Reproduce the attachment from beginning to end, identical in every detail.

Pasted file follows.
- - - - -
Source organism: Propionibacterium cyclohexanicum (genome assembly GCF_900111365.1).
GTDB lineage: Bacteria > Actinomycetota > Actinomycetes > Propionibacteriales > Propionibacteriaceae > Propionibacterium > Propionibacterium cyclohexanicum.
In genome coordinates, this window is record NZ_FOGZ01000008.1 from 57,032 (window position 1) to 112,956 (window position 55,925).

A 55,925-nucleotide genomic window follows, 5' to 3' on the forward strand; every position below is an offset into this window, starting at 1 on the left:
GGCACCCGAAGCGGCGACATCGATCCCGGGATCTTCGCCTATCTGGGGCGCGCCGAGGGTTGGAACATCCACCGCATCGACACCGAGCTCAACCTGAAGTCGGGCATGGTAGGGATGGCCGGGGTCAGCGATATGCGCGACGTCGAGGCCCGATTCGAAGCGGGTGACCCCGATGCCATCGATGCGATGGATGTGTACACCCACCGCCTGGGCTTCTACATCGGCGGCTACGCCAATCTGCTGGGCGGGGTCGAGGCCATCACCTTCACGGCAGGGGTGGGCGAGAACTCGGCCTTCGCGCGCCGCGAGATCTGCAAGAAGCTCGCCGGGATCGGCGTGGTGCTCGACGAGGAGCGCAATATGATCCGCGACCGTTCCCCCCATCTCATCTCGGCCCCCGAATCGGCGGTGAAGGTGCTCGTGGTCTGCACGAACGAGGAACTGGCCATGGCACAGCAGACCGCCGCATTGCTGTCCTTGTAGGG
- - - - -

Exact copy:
Source organism: Propionibacterium cyclohexanicum (genome assembly GCF_900111365.1).
GTDB lineage: Bacteria > Actinomycetota > Actinomycetes > Propionibacteriales > Propionibacteriaceae > Propionibacterium > Propionibacterium cyclohexanicum.
In genome coordinates, this window is record NZ_FOGZ01000008.1 from 57,032 (window position 1) to 112,956 (window position 55,925).

A 55,925-nucleotide genomic window follows, 5' to 3' on the forward strand; every position below is an offset into this window, starting at 1 on the left:
GGCACCCGAAGCGGCGACATCGATCCCGGGATCTTCGCCTATCTGGGGCGCGCCGAGGGTTGGAACATCCACCGCATCGACACCGAGCTCAACCTGAAGTCGGGCATGGTAGGGATGGCCGGGGTCAGCGATATGCGCGACGTCGAGGCCCGATTCGAAGCGGGTGACCCCGATGCCATCGATGCGATGGATGTGTACACCCACCGCCTGGGCTTCTACATCGGCGGCTACGCCAATCTGCTGGGCGGGGTCGAGGCCATCACCTTCACGGCAGGGGTGGGCGAGAACTCGGCCTTCGCGCGCCGCGAGATCTGCAAGAAGCTCGCCGGGATCGGCGTGGTGCTCGACGAGGAGCGCAATATGATCCGCGACCGTTCCCCCCATCTCATCTCGGCCCCCGAATCGGCGGTGAAGGTGCTCGTGGTCTGCACGAACGAGGAACTGGCCATGGCACAGCAGACCGCCGCATTGCTGTCCTTGTAGGG